Vladimir Putin's daughters have been sanctioned by the US, with the EU expected to follow suit.
Reports of widespread atrocities committed by Russian troops have emerged in recent days, with world leaders including US president Joe Biden calling for investigations into possible war crimes in Bucha.
Mass graves have been uncovered in areas reclaimed by Ukrainian forces from Russian control, as well as reports of torture and rape of citizens.
A senior White House administration official told reporters: “We believe that many of Putin’s assets are hidden with family members, and that’s why we’re targeting them."
Biden wrote on Twitter: "I made clear that Russia would pay a severe and immediate price for its atrocities in Bucha. Today, along with our Allies and partners, we’re announcing a new round of devastating sanctions."
The wife and daughter of Putin's foreign minister Sergey Lavrov will also be hit with sanctions.
Russia is already the subject of crushing sanctions, seeing Russian assets and banking frozen across much of the world.
Hundreds of international companies have pulled out of the country, inflation has hit 15.66%, and the rouble has fallen to an all-time low.
Little is known about the offspring of the Russian president, with reports suggesting he opted to keep them out of the limelight so they could grow into "normal" adults.
Russia's state news agency TASS said in 2020 that Putin does not talk about his personal life "as a matter of security and a desire to remain anonymous for his loved ones so they can live a normal life".
The Russian president is known to have two daughters – Katerina Tikhonova and Mariya Vorontsova – with his ex-wife Lyudmila Putina, who he divorced in 2013.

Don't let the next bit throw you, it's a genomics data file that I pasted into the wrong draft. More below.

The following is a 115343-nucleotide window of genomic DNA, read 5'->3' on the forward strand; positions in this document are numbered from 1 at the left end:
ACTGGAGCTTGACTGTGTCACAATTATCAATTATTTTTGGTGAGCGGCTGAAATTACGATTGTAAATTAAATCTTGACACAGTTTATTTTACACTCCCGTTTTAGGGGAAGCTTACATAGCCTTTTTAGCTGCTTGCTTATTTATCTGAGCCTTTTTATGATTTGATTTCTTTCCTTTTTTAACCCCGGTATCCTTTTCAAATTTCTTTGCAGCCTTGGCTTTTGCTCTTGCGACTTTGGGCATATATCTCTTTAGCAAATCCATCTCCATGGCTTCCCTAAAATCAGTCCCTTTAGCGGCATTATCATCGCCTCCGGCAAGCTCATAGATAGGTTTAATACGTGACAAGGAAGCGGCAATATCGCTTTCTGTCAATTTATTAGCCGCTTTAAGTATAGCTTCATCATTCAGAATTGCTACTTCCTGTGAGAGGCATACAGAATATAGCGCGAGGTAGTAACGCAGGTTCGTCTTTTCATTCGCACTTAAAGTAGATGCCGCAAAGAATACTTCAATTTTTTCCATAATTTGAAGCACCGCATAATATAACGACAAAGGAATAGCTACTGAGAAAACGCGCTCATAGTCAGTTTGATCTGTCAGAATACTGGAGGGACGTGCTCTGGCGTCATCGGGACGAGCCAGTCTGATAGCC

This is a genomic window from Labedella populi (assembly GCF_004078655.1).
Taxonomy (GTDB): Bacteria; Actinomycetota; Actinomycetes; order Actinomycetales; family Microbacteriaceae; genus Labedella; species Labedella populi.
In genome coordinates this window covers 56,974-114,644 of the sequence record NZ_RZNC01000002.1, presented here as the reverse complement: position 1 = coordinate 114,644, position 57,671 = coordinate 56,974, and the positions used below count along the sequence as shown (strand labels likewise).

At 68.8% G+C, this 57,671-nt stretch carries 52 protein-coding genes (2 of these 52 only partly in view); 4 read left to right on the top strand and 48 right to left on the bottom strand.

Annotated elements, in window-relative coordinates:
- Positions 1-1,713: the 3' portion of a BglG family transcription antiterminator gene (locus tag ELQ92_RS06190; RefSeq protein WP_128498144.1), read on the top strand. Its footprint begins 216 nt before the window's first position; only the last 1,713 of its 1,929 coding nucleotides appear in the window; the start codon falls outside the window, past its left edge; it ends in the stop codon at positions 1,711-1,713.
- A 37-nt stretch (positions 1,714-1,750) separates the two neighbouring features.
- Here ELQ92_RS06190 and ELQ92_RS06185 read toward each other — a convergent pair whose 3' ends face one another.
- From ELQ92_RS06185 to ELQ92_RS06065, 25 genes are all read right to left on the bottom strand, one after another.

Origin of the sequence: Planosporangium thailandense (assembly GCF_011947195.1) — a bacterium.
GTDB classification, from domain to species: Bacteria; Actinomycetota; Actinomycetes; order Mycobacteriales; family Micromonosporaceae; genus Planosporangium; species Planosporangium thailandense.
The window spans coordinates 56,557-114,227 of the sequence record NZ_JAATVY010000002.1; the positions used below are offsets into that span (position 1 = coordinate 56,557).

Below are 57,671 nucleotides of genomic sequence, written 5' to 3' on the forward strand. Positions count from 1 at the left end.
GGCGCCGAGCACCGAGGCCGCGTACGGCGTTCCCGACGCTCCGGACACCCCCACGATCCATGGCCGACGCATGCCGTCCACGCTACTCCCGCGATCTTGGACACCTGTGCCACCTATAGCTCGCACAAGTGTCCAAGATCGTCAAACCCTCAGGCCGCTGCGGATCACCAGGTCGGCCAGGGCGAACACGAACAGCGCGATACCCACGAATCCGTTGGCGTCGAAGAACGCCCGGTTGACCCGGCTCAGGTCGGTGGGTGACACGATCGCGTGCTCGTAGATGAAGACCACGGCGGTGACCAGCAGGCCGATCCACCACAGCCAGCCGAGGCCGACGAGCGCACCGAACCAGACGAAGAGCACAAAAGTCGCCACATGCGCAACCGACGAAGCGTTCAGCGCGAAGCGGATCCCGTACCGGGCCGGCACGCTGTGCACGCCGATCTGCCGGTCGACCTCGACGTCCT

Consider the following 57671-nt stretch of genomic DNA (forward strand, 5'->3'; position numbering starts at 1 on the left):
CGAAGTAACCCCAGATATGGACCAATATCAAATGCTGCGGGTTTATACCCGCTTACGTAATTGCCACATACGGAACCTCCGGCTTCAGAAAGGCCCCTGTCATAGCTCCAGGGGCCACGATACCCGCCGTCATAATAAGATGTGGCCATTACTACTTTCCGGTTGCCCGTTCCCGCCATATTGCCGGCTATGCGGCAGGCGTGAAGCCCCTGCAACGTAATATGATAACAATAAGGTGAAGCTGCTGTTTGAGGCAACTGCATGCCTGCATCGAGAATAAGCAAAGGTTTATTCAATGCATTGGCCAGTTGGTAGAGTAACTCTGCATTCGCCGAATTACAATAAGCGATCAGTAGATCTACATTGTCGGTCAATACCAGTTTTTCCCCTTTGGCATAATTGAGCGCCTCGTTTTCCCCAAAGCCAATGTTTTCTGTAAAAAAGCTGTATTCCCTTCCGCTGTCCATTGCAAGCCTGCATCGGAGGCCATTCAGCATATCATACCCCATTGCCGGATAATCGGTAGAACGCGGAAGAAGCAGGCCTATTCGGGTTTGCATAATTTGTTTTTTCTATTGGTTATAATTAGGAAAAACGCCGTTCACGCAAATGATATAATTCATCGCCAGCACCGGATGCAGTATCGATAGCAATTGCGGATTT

He is reported to have another daughter, 18-year-old Luiza Rozova, who is understood to live in London with her mother.
There are further reports he has four children with gymnast Alina Kabaeva, 38, who is thought to live in Switzerland.
Little is know about the personal life of Katerina Tikhonova, 35, although she is understood to have been born in 1986 when her family was based in Germany while Putin was working as an intelligence officer for the KGB.
She is known for being a competitive acrobatic rock 'n' roll dancer, a niche dance discipline in which she has competed on the world stage.
As well her her dance career, Tikhonova works in science, it has been reported.
According to the Washington Post, Tikhonova is the deputy director for the Institute for Mathematical Research of Complex Systems at Moscow State University, which deals with artificial intelligence.
The elder sister Mariya Vorontsova, 36, is more reclusive than her younger sister, making few public appearances.
Western reports have claimed she showed a great aptitude for the sciences as a child and during her childhood in East Germany showed great promise in the field.
She and her family moved to Moscow when she was a teenager, before she went on to study biology at St Petersburg State University.
From there, she went to medical school in Moscow.
It is understood that Vorontsova now works as a paediatric endocrinologist and is one of the top experts in Russia on dwarfism.
What sanctions are they facing?
Exact details have not yet been announced, but the pair are expected to be subject to strict travel bans across both the EU and US.
Any assets within the countries are also expected to be frozen.
It is not known exactly what assets each of them may have outside of Russia itself.
Russia's largest banks, Sberbank and Alfa Bank, have been subjected to full blocking sanctions by the US for the first time.
The European Commission proposed a ban on coal imports from Russia and a full transaction ban on four key Russian banks as part of its fifth sanctions package.
In London, a Foreign Office source said announcements would also be coming from the UK side.
On Tuesday, foreign secretary Liz Truss said economic actions so far were having a “crippling impact” and “pushing the Russian economy back into the Soviet era”.
She said sanctions had frozen more than $350bn (£266bn) of “Putin’s war chest”, rendering unavailable more than 60% of the regime’s $604bn (£459bn) of foreign currency reserves.
She will join Nato counterparts in Brussels on Wednesday ahead of Thursday’s full meeting of the alliance’s foreign ministers.